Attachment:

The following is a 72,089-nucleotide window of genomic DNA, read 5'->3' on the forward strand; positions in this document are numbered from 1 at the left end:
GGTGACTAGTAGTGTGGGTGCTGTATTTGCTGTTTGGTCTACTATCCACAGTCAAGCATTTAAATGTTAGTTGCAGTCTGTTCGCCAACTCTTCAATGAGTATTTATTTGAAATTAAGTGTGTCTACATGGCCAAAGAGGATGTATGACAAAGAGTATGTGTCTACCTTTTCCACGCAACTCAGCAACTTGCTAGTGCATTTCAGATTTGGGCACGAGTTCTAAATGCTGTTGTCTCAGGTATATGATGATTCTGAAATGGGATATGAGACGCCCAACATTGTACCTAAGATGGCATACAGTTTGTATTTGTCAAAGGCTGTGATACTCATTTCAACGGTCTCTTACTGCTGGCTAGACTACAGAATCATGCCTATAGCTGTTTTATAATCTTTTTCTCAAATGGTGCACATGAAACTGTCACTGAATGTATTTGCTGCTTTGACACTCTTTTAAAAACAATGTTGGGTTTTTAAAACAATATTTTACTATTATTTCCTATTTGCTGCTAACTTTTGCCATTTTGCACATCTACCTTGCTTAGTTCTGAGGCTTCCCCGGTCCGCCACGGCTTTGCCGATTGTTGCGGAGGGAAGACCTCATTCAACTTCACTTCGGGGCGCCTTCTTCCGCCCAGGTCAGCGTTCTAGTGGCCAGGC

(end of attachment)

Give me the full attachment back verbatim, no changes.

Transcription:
The following is a 72,089-nucleotide window of genomic DNA, read 5'->3' on the forward strand; positions in this document are numbered from 1 at the left end:
GGTGACTAGTAGTGTGGGTGCTGTATTTGCTGTTTGGTCTACTATCCACAGTCAAGCATTTAAATGTTAGTTGCAGTCTGTTCGCCAACTCTTCAATGAGTATTTATTTGAAATTAAGTGTGTCTACATGGCCAAAGAGGATGTATGACAAAGAGTATGTGTCTACCTTTTCCACGCAACTCAGCAACTTGCTAGTGCATTTCAGATTTGGGCACGAGTTCTAAATGCTGTTGTCTCAGGTATATGATGATTCTGAAATGGGATATGAGACGCCCAACATTGTACCTAAGATGGCATACAGTTTGTATTTGTCAAAGGCTGTGATACTCATTTCAACGGTCTCTTACTGCTGGCTAGACTACAGAATCATGCCTATAGCTGTTTTATAATCTTTTTCTCAAATGGTGCACATGAAACTGTCACTGAATGTATTTGCTGCTTTGACACTCTTTTAAAAACAATGTTGGGTTTTTAAAACAATATTTTACTATTATTTCCTATTTGCTGCTAACTTTTGCCATTTTGCACATCTACCTTGCTTAGTTCTGAGGCTTCCCCGGTCCGCCACGGCTTTGCCGATTGTTGCGGAGGGAAGACCTCATTCAACTTCACTTCGGGGCGCCTTCTTCCGCCCAGGTCAGCGTTCTAGTGGCCAGGC